Thursday, April 9, 2015

Pesach: Why No Full Hallel on the Holiday that Celebrates Song?

Rav Turetsky

We experienced the incredible miracle of Keriat Yam Suf on the 7th day of Pesach. We broke from our former masters and further established ourselves as free. Yet, the manner in which we celebrate this day is perplexing. From the choice of Haftarah and numerous other customs, it is clear that Shira (song) plays a major role in defining the essence of this day.[1] Indeed, the Jews' song at Yam Suf is so significant it is recorded in the Torah and we incorporate it into our daily prayers. Yet, as has been noted, this is also the only Yom Tov in which there is no recitation of full Hallel.[2]

Why would it be that specifically on the holiday so focused on Shira that we do not recite Hallel, the quintessential Jewish form of song? 

One answer is cited by several Rishonim based on Chazal.[3] It is inappropriate to recite Hallel on a day in which so many Egyptians drowned. We are very happy and would like to sing Hallel, but our joy is tempered. Within this approach, Hallel does appear to fit with what the 7th day of Pesach is all about; we just can't recite it out of sensitivity to the Egyptians that lost their lives.

Perhaps one could suggest an additional answer. Rav Moshe Wolfson (Emunat Itecha 7th day of Pesach) has emphasized the spontaneous nature of the song the Jewish people sang at Yam Suf. This was not a pre-planned and organized song, but rather the Jews’ instinctive reaction to a miracle. Maybe that is another reason why Hallel isn't recited. It is a day of song, but not the kind of formalized obligatory singing Hallel usually represents.[4] Instead, the Shira we sing on the 7th day is one of spontaneous joy.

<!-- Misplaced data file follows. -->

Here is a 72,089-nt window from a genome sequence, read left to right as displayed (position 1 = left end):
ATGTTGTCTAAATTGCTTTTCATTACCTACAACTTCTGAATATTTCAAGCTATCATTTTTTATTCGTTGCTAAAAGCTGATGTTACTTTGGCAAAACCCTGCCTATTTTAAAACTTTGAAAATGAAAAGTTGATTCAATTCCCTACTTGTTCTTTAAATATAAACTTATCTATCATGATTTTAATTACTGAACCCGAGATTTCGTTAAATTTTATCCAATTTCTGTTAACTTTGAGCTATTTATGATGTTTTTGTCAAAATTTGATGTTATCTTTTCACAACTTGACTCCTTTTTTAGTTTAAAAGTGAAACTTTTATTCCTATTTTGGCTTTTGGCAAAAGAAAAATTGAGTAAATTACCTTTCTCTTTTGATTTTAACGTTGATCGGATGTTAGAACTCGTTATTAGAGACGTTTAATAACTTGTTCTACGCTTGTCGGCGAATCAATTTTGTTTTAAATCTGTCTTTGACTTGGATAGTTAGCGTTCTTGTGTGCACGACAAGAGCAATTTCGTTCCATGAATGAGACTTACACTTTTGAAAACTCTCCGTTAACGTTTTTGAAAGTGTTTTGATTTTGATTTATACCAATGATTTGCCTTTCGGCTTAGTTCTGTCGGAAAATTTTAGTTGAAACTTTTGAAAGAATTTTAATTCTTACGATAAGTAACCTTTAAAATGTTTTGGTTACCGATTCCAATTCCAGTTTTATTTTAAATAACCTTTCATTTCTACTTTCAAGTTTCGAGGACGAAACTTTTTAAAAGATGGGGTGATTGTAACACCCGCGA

The 7th day of Pesach celebrates an incredible miracle. That we don't recite Hallel is important and reminds us of two ideas. One is that our own joy must be tempered with sensitivity towards the hardships of others. The other teaches us something important about Avodat Hashem generally. Judaism involves a lot of formal acts and requirements, and they certainly have their place. The 7th day of Pesach underscores the need to also worship Hashem with spontaneity and excitement. Our instinctive reaction should be towards God and we He has done for us.

[1] See, for example, Rav Rosensweig's Torahweb article on the 7th day of Pesach -
[2] See Talmud Erchin 10.
[3] See, for example, Talmud Sanhedrin 39b and Shibolei HaLeket, Rosh Chodesh no. 174
[4] There is some discussion whether Hallel should be perceived as a formal obligation as opposed to more spontaneous song. That is beyond the scope of this brief Devar Torah.

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